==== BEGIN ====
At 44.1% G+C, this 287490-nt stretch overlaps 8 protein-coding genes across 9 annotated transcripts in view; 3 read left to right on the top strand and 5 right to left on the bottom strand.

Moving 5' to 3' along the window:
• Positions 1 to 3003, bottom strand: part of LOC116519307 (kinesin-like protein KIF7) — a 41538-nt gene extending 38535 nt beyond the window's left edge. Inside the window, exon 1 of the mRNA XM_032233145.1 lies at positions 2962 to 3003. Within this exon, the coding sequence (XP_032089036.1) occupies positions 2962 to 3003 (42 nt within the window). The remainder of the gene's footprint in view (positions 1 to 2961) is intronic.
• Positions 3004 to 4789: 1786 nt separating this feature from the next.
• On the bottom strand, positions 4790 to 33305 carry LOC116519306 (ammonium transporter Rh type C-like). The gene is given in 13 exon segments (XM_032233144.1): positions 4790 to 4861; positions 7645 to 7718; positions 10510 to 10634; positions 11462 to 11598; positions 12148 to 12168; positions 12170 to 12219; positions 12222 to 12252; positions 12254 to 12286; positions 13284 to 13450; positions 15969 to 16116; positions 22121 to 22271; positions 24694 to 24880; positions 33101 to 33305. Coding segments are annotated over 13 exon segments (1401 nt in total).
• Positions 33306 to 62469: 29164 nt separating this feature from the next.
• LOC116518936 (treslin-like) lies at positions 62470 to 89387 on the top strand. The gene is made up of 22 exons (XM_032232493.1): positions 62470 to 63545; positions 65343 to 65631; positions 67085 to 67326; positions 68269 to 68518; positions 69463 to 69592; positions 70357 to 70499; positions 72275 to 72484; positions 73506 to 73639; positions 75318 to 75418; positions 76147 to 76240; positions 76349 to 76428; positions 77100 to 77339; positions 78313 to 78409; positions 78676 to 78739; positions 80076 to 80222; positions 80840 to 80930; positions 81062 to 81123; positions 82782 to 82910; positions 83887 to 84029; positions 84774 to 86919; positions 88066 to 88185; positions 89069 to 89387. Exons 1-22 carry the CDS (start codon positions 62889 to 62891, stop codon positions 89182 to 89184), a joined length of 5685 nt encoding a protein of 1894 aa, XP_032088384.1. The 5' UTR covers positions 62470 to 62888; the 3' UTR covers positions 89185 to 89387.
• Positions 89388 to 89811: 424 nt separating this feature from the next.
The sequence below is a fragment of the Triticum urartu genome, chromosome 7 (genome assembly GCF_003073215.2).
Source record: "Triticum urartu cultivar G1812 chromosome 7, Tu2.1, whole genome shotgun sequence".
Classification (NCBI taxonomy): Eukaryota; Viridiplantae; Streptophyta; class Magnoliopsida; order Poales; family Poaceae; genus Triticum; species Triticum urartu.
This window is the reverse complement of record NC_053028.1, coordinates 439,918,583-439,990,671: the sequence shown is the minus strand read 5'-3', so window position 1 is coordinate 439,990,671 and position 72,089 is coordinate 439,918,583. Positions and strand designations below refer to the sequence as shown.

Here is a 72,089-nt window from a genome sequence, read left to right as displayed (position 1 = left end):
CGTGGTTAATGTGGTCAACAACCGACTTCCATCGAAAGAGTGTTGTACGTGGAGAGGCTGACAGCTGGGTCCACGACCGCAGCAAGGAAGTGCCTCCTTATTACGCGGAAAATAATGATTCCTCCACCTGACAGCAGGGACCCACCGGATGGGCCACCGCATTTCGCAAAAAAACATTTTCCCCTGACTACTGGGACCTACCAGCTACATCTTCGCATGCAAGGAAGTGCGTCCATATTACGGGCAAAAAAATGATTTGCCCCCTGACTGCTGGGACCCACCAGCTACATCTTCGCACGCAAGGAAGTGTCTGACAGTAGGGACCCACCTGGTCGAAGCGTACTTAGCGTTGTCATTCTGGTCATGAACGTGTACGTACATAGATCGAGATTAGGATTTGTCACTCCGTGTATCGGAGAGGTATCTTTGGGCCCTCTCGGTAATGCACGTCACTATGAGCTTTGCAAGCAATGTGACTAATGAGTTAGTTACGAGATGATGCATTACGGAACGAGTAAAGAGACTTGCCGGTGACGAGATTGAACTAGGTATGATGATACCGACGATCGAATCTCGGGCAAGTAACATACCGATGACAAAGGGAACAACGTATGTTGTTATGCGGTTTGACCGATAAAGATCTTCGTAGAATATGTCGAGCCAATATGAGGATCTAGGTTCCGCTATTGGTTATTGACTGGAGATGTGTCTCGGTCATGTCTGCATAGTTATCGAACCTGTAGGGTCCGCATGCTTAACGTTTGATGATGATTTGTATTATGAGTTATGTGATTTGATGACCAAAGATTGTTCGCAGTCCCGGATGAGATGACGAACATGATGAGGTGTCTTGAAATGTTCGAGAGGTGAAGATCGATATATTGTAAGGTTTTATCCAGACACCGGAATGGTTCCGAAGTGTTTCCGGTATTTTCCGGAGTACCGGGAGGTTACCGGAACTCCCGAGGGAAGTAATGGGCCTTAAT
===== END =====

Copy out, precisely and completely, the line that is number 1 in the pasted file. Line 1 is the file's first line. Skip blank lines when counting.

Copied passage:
At 44.1% G+C, this 287490-nt stretch overlaps 8 protein-coding genes across 9 annotated transcripts in view; 3 read left to right on the top strand and 5 right to left on the bottom strand.